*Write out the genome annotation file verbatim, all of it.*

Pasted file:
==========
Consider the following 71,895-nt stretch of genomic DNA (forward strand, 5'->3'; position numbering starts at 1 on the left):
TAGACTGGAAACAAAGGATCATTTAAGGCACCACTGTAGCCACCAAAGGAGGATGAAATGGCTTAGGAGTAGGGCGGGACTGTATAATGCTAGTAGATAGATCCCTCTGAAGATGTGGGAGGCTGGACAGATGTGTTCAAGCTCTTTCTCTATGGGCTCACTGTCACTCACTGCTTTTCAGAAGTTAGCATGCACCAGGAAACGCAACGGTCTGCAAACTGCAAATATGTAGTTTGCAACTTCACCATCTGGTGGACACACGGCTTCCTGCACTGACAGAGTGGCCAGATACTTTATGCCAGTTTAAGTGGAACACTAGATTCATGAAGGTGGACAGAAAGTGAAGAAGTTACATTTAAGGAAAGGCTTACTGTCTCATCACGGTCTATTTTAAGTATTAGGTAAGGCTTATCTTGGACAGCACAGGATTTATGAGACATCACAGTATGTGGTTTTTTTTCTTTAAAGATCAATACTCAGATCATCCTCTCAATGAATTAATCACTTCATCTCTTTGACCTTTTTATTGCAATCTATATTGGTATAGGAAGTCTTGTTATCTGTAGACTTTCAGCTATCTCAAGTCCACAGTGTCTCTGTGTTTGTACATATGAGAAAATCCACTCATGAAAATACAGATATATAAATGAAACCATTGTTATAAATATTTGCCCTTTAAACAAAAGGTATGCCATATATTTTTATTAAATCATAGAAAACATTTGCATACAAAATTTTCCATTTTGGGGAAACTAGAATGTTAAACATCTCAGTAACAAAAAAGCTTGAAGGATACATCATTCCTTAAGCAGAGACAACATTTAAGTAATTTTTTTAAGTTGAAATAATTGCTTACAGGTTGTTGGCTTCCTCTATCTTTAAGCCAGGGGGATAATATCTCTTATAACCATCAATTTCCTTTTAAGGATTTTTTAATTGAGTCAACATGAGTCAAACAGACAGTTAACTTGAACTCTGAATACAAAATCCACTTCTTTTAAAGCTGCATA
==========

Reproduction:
Consider the following 71,895-nt stretch of genomic DNA (forward strand, 5'->3'; position numbering starts at 1 on the left):
TAGACTGGAAACAAAGGATCATTTAAGGCACCACTGTAGCCACCAAAGGAGGATGAAATGGCTTAGGAGTAGGGCGGGACTGTATAATGCTAGTAGATAGATCCCTCTGAAGATGTGGGAGGCTGGACAGATGTGTTCAAGCTCTTTCTCTATGGGCTCACTGTCACTCACTGCTTTTCAGAAGTTAGCATGCACCAGGAAACGCAACGGTCTGCAAACTGCAAATATGTAGTTTGCAACTTCACCATCTGGTGGACACACGGCTTCCTGCACTGACAGAGTGGCCAGATACTTTATGCCAGTTTAAGTGGAACACTAGATTCATGAAGGTGGACAGAAAGTGAAGAAGTTACATTTAAGGAAAGGCTTACTGTCTCATCACGGTCTATTTTAAGTATTAGGTAAGGCTTATCTTGGACAGCACAGGATTTATGAGACATCACAGTATGTGGTTTTTTTTCTTTAAAGATCAATACTCAGATCATCCTCTCAATGAATTAATCACTTCATCTCTTTGACCTTTTTATTGCAATCTATATTGGTATAGGAAGTCTTGTTATCTGTAGACTTTCAGCTATCTCAAGTCCACAGTGTCTCTGTGTTTGTACATATGAGAAAATCCACTCATGAAAATACAGATATATAAATGAAACCATTGTTATAAATATTTGCCCTTTAAACAAAAGGTATGCCATATATTTTTATTAAATCATAGAAAACATTTGCATACAAAATTTTCCATTTTGGGGAAACTAGAATGTTAAACATCTCAGTAACAAAAAAGCTTGAAGGATACATCATTCCTTAAGCAGAGACAACATTTAAGTAATTTTTTTAAGTTGAAATAATTGCTTACAGGTTGTTGGCTTCCTCTATCTTTAAGCCAGGGGGATAATATCTCTTATAACCATCAATTTCCTTTTAAGGATTTTTTAATTGAGTCAACATGAGTCAAACAGACAGTTAACTTGAACTCTGAATACAAAATCCACTTCTTTTAAAGCTGCATA